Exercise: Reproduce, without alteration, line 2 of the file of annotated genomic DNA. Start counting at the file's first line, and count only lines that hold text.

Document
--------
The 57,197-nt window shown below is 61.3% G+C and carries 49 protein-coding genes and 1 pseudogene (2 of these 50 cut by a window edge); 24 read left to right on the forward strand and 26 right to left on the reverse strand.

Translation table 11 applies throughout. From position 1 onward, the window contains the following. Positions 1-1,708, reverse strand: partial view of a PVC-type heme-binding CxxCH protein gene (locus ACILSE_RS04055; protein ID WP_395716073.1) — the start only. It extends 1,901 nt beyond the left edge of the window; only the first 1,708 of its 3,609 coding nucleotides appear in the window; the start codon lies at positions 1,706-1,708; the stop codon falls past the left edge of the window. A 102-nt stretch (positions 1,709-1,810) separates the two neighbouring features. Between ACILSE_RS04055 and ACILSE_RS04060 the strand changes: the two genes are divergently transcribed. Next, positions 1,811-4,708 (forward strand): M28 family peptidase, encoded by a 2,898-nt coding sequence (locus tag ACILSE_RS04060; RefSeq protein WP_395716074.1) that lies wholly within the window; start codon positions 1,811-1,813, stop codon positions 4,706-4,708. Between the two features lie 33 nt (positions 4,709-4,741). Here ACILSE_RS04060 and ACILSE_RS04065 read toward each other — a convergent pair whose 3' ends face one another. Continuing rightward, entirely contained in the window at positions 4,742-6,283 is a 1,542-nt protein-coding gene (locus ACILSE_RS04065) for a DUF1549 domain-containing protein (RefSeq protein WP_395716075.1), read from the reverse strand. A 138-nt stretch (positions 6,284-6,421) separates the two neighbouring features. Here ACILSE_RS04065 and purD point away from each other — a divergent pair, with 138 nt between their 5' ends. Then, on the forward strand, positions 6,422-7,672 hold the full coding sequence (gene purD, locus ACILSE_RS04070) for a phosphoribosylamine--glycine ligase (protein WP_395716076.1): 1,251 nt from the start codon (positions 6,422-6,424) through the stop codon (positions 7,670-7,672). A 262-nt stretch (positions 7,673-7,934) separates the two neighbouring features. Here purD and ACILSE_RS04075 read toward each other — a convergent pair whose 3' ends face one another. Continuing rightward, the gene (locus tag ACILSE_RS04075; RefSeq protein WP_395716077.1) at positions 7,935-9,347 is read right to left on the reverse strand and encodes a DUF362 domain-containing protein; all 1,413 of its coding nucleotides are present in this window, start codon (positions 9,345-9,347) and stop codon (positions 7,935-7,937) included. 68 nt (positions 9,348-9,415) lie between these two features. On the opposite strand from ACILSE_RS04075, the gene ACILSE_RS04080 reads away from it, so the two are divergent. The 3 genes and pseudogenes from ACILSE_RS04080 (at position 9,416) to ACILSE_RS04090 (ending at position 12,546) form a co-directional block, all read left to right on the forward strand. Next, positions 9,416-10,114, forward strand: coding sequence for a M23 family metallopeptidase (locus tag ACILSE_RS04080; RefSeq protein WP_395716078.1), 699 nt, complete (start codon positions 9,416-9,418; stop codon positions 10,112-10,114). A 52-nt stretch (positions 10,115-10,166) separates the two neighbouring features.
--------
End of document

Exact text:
Translation table 11 applies throughout. From position 1 onward, the window contains the following. Positions 1-1,708, reverse strand: partial view of a PVC-type heme-binding CxxCH protein gene (locus ACILSE_RS04055; protein ID WP_395716073.1) — the start only. It extends 1,901 nt beyond the left edge of the window; only the first 1,708 of its 3,609 coding nucleotides appear in the window; the start codon lies at positions 1,706-1,708; the stop codon falls past the left edge of the window. A 102-nt stretch (positions 1,709-1,810) separates the two neighbouring features. Between ACILSE_RS04055 and ACILSE_RS04060 the strand changes: the two genes are divergently transcribed. Next, positions 1,811-4,708 (forward strand): M28 family peptidase, encoded by a 2,898-nt coding sequence (locus tag ACILSE_RS04060; RefSeq protein WP_395716074.1) that lies wholly within the window; start codon positions 1,811-1,813, stop codon positions 4,706-4,708. Between the two features lie 33 nt (positions 4,709-4,741). Here ACILSE_RS04060 and ACILSE_RS04065 read toward each other — a convergent pair whose 3' ends face one another. Continuing rightward, entirely contained in the window at positions 4,742-6,283 is a 1,542-nt protein-coding gene (locus ACILSE_RS04065) for a DUF1549 domain-containing protein (RefSeq protein WP_395716075.1), read from the reverse strand. A 138-nt stretch (positions 6,284-6,421) separates the two neighbouring features. Here ACILSE_RS04065 and purD point away from each other — a divergent pair, with 138 nt between their 5' ends. Then, on the forward strand, positions 6,422-7,672 hold the full coding sequence (gene purD, locus ACILSE_RS04070) for a phosphoribosylamine--glycine ligase (protein WP_395716076.1): 1,251 nt from the start codon (positions 6,422-6,424) through the stop codon (positions 7,670-7,672). A 262-nt stretch (positions 7,673-7,934) separates the two neighbouring features. Here purD and ACILSE_RS04075 read toward each other — a convergent pair whose 3' ends face one another. Continuing rightward, the gene (locus tag ACILSE_RS04075; RefSeq protein WP_395716077.1) at positions 7,935-9,347 is read right to left on the reverse strand and encodes a DUF362 domain-containing protein; all 1,413 of its coding nucleotides are present in this window, start codon (positions 9,345-9,347) and stop codon (positions 7,935-7,937) included. 68 nt (positions 9,348-9,415) lie between these two features. On the opposite strand from ACILSE_RS04075, the gene ACILSE_RS04080 reads away from it, so the two are divergent. The 3 genes and pseudogenes from ACILSE_RS04080 (at position 9,416) to ACILSE_RS04090 (ending at position 12,546) form a co-directional block, all read left to right on the forward strand. Next, positions 9,416-10,114, forward strand: coding sequence for a M23 family metallopeptidase (locus tag ACILSE_RS04080; RefSeq protein WP_395716078.1), 699 nt, complete (start codon positions 9,416-9,418; stop codon positions 10,112-10,114). A 52-nt stretch (positions 10,115-10,166) separates the two neighbouring features.